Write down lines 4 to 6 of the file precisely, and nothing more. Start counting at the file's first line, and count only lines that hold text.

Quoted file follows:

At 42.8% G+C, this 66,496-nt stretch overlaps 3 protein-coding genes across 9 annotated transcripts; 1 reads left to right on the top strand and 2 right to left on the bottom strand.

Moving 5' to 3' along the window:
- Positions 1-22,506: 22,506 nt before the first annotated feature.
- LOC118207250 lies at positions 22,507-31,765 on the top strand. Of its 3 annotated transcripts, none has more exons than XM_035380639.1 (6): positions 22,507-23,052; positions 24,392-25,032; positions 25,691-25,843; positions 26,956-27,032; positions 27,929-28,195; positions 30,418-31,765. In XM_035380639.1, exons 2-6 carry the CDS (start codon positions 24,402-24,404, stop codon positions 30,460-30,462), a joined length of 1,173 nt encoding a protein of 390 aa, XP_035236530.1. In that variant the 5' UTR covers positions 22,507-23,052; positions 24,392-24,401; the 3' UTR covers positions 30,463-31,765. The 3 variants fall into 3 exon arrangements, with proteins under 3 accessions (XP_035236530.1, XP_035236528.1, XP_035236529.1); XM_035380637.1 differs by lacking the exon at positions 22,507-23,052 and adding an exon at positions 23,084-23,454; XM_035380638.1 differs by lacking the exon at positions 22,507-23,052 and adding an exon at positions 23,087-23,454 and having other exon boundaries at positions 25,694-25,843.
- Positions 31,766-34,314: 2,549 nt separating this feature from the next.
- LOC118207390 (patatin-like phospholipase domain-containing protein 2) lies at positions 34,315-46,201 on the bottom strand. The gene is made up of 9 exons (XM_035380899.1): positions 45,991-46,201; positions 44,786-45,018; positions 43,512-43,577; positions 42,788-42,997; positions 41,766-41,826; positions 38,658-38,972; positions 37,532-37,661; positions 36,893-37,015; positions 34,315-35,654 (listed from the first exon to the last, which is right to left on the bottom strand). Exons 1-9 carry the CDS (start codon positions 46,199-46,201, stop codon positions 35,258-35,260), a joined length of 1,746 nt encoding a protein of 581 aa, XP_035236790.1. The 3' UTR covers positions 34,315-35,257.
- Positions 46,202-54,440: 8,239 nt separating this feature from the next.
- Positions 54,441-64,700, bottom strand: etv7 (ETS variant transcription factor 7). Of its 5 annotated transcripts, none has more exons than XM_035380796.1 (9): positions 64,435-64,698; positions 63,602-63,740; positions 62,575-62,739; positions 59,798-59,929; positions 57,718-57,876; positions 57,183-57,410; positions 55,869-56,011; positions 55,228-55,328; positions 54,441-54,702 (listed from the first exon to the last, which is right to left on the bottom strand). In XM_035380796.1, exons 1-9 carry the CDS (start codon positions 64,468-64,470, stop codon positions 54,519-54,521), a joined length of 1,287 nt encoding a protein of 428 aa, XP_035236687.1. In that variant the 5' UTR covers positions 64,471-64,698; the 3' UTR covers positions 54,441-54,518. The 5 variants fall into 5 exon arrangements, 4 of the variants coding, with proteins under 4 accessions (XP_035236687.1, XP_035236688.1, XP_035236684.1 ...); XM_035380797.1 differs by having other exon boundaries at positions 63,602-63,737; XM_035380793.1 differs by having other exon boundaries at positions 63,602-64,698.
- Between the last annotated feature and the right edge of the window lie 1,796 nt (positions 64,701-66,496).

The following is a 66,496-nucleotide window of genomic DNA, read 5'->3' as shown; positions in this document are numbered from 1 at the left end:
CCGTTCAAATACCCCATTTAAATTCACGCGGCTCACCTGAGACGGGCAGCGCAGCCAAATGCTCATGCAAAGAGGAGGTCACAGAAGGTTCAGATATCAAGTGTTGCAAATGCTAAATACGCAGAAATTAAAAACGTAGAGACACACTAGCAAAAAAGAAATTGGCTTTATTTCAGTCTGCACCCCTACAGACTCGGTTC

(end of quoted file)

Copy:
- LOC118207250 lies at positions 22,507-31,765 on the top strand. Of its 3 annotated transcripts, none has more exons than XM_035380639.1 (6): positions 22,507-23,052; positions 24,392-25,032; positions 25,691-25,843; positions 26,956-27,032; positions 27,929-28,195; positions 30,418-31,765. In XM_035380639.1, exons 2-6 carry the CDS (start codon positions 24,402-24,404, stop codon positions 30,460-30,462), a joined length of 1,173 nt encoding a protein of 390 aa, XP_035236530.1. In that variant the 5' UTR covers positions 22,507-23,052; positions 24,392-24,401; the 3' UTR covers positions 30,463-31,765. The 3 variants fall into 3 exon arrangements, with proteins under 3 accessions (XP_035236530.1, XP_035236528.1, XP_035236529.1); XM_035380637.1 differs by lacking the exon at positions 22,507-23,052 and adding an exon at positions 23,084-23,454; XM_035380638.1 differs by lacking the exon at positions 22,507-23,052 and adding an exon at positions 23,087-23,454 and having other exon boundaries at positions 25,694-25,843.
- Positions 31,766-34,314: 2,549 nt separating this feature from the next.
- LOC118207390 (patatin-like phospholipase domain-containing protein 2) lies at positions 34,315-46,201 on the bottom strand. The gene is made up of 9 exons (XM_035380899.1): positions 45,991-46,201; positions 44,786-45,018; positions 43,512-43,577; positions 42,788-42,997; positions 41,766-41,826; positions 38,658-38,972; positions 37,532-37,661; positions 36,893-37,015; positions 34,315-35,654 (listed from the first exon to the last, which is right to left on the bottom strand). Exons 1-9 carry the CDS (start codon positions 46,199-46,201, stop codon positions 35,258-35,260), a joined length of 1,746 nt encoding a protein of 581 aa, XP_035236790.1. The 3' UTR covers positions 34,315-35,257.